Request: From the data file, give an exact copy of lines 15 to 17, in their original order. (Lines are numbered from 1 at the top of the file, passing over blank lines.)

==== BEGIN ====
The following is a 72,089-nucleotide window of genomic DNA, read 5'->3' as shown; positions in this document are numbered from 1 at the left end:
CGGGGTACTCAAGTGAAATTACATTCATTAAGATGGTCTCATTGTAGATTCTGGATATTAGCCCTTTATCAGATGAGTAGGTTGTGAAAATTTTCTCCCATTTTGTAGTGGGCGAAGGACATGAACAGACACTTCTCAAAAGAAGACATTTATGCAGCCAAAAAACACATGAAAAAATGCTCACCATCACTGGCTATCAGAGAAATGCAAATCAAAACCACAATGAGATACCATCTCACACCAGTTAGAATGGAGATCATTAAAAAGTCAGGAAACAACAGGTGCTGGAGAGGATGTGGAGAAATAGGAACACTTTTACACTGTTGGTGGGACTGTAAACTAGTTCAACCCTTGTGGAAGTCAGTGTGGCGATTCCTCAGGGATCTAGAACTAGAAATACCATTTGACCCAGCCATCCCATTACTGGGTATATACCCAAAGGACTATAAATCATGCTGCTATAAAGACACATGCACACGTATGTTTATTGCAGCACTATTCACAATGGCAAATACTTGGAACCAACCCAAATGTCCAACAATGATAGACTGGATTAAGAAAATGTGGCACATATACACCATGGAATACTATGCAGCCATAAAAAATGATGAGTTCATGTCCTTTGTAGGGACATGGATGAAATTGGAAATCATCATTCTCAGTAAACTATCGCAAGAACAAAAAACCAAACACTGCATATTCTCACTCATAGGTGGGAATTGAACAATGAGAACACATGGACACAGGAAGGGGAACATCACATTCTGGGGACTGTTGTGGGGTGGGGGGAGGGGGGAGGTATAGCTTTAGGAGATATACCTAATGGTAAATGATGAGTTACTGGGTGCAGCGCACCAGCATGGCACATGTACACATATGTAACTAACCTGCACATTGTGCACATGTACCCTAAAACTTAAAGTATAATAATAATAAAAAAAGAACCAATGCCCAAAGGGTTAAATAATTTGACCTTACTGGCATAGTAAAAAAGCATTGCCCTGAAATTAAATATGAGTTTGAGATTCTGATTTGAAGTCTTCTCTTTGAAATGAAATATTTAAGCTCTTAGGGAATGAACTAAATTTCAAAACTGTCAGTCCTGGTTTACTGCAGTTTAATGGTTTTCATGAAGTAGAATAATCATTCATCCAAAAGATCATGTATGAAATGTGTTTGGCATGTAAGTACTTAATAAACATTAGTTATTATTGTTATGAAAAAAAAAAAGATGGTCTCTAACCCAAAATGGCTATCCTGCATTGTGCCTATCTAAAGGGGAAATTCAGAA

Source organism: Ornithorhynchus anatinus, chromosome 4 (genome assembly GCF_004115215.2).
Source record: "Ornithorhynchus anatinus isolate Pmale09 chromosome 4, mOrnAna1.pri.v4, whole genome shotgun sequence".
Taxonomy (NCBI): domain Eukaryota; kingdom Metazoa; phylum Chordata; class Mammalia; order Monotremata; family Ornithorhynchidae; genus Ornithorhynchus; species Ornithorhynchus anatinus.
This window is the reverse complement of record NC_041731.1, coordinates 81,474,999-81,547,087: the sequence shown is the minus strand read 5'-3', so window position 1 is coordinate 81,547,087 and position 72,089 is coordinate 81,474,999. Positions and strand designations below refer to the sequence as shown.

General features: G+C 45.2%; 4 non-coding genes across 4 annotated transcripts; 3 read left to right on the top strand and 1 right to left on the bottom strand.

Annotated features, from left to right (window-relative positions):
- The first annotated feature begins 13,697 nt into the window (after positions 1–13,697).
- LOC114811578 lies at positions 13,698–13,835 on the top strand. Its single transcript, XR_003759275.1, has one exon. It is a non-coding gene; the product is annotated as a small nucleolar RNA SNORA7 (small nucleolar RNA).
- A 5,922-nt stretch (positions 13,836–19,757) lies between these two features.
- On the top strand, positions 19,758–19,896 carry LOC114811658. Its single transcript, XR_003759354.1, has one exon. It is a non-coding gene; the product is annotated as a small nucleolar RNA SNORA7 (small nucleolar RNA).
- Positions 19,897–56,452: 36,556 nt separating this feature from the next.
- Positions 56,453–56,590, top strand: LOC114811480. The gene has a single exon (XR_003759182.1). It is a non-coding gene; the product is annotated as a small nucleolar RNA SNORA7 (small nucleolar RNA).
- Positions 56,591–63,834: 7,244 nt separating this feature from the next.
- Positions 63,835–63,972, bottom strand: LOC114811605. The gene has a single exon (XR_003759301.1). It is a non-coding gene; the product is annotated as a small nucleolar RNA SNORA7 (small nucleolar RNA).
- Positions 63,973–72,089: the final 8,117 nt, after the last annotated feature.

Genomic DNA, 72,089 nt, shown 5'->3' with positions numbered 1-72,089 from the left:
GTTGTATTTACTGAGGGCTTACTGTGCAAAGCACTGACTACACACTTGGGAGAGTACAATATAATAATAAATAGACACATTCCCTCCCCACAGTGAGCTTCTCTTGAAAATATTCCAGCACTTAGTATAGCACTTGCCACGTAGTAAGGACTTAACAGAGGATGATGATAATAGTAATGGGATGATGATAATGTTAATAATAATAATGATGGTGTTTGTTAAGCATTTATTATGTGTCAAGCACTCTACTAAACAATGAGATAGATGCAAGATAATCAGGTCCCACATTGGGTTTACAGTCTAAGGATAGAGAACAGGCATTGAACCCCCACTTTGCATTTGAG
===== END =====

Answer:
- Positions 56,591–63,834: 7,244 nt separating this feature from the next.
- Positions 63,835–63,972, bottom strand: LOC114811605. The gene has a single exon (XR_003759301.1). It is a non-coding gene; the product is annotated as a small nucleolar RNA SNORA7 (small nucleolar RNA).
- Positions 63,973–72,089: the final 8,117 nt, after the last annotated feature.